External beam radiation therapy is commonly used to treat many different types of cancer. For some, it’s the primary treatment used with or without surgery. For other patients, it’s used as one of several treatment therapies over the course of a plan that may include chemotherapy, immunotherapy, targeted therapy and/or hormone therapy.
There are a few types of cancer treatment that were developed specifically for certain types of cancer. These are Stereotactic Radiation Therapy (SRT) and Stereotactic Body Radiation Therapy (SBRT).
While all radiation therapy today is highly focused on delivering radiation to the exact location of the tumor, these technologies add an extra layer of precision for patients with certain types of cancer.
How is Stereotactic Radiation Therapy (SRT) Used?
Stereotactic Radiation Therapy (SRT) is a type of radiation therapy that uses advanced imaging techniques to deliver a high dose of radiation to a small area of the body, typically in the brain.
The goal of SRT is to precisely target cancer cells while sparing the surrounding healthy tissue. This is especially critical when treating sensitive organs such as the brain.
You might also hear about Stereotactic Radiosurgery (SRS). These are similar but are not exactly the same. Both are used for highly precise radiation delivery. SRS delivers a high dose of radiation to the tumor in a single day. SRT breaks down the dose over the course of several days. SRT allows more radiation to be given than what can be used in a single SRS dose.
Because the radiation is being delivered to a very precise and sensitive area of the body, radiation oncologists will typically require a mask or “mold” be created during the simulation phase to place over the patient’s head during each treatment. This keeps the patient in the correct position during each session making it possible to target the exact same location each time treatment is given.
What is Stereotactic Body Radiation Therapy (SBRT)?
Stereotactic Body Radiation Therapy (SBRT) is also a highly precise external beam radiation therapy. It’s used most often for soft tissue cancers including the lungs, liver, pancreas, and prostate. The radiation is delivered using a linear accelerator that sends multiple beams of radiation at various angles so that the tumor is very carefully targeted rather than other nearby organs or tissue. Most patients receive this high dose of radiation over the course of a few days rather than a few weeks compared to other types of external beam radiation therapy.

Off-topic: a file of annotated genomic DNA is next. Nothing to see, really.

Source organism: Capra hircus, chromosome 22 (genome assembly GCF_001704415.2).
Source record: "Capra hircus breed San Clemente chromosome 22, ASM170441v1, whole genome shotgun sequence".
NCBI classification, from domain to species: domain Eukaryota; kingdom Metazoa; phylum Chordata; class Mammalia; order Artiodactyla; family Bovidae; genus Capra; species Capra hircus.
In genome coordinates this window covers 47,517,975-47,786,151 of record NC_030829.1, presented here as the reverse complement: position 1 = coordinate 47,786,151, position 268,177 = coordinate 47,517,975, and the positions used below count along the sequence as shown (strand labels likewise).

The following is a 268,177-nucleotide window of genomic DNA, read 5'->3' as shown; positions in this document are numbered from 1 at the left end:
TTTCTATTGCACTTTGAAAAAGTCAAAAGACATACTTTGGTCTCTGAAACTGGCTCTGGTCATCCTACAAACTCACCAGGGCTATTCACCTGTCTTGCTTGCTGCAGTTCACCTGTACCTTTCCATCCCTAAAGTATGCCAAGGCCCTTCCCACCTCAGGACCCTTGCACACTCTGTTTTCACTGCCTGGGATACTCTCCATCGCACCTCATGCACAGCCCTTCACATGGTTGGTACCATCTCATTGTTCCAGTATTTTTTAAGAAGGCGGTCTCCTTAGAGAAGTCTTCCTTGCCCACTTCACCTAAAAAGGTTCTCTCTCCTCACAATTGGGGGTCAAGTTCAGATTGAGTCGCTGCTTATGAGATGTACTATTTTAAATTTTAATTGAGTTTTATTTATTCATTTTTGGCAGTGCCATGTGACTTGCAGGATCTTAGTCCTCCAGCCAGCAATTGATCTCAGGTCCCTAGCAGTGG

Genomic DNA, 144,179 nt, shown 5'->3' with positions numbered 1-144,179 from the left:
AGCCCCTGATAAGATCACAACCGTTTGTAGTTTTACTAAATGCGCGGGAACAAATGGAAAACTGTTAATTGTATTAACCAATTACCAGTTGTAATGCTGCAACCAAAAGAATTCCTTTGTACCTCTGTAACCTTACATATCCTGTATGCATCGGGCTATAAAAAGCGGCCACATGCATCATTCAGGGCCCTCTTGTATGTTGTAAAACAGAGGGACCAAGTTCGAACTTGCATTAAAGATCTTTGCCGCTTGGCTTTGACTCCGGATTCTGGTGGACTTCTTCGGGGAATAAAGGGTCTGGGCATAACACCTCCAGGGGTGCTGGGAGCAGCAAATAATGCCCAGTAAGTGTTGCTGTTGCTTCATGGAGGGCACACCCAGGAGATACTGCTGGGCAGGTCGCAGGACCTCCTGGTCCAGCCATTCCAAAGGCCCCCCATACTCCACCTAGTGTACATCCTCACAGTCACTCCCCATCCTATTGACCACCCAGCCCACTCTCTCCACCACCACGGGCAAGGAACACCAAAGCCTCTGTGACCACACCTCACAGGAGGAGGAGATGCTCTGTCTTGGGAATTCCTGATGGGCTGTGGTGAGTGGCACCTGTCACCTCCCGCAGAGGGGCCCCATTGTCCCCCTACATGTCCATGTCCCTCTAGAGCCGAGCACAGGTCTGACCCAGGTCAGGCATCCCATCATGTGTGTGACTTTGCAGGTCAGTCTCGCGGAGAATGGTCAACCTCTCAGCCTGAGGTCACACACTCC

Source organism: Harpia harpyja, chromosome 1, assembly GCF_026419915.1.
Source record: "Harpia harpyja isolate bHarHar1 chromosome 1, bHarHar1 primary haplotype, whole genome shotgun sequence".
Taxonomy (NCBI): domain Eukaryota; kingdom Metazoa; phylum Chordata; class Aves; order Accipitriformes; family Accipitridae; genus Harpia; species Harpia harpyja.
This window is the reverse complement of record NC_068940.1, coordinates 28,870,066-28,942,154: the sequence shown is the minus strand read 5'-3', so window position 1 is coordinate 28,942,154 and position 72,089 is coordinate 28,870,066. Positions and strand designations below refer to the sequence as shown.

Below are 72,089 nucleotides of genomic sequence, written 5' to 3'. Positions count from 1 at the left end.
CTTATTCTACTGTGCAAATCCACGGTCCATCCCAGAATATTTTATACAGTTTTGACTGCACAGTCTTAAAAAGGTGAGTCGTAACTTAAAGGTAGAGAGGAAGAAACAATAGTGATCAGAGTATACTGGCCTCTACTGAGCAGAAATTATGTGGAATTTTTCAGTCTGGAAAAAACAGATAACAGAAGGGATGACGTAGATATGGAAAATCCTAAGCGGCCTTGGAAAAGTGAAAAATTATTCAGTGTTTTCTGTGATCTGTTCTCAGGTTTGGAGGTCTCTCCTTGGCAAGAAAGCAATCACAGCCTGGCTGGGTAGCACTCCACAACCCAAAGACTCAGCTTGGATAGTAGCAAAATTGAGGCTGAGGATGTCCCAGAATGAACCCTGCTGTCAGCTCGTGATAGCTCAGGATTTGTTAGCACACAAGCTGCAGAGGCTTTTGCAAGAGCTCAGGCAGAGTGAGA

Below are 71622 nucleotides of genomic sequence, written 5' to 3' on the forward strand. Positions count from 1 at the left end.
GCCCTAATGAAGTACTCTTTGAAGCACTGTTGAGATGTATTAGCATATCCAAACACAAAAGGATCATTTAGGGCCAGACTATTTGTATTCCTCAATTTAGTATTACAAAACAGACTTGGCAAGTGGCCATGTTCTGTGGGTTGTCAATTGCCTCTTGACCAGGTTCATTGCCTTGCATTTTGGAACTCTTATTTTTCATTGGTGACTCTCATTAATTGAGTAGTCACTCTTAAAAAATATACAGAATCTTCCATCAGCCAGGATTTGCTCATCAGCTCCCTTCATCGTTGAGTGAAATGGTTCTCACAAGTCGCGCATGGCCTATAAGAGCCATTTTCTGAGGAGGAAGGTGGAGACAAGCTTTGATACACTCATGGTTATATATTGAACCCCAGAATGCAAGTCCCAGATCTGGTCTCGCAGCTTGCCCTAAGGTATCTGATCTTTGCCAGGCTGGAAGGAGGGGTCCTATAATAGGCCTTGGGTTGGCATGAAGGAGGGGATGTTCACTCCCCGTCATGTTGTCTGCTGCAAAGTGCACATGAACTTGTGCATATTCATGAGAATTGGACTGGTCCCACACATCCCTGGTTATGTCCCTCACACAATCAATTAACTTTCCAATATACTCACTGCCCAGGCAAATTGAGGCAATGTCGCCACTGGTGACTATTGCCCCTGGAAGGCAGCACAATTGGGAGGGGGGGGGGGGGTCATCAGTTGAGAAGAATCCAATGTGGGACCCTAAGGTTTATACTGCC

The right type of radiation therapy is determined by the team at the cancer center as they consider the patient’s health history, type of cancer, location, and stage.
Before each SBRT session, patients usually have images taken to be sure the tumor hasn’t moved due to breathing or the body’s regular motion. Because this is a very high dose of radiation, these images will help guide the radiation oncologist in making sure the beams are focused on the current location of the tumor.
Advantages of SRT and SBRT Compared to Other Radiation Therapy Treatments
SRT and SBRT offer several advantages over traditional radiation therapy techniques and even over other surgery techniques. These include:
Precise tumor targeting: SRT and SBRT use advanced imaging techniques to precisely target cancer cells while sparing healthy tissues.
Shorter total treatment time: SRT and SBRT are typically complete in 1 - 5 total sessions. Other types of radiation therapy can be 3-5 weeks of daily sessions if hypofractionated radiation therapy is used. Or it can be longer if hypofractionated radiation is not an option.
Fewer side effects: SRT and SBRT are associated with fewer side effects than traditional radiation therapy, which can improve the patient's quality of life during and after treatment.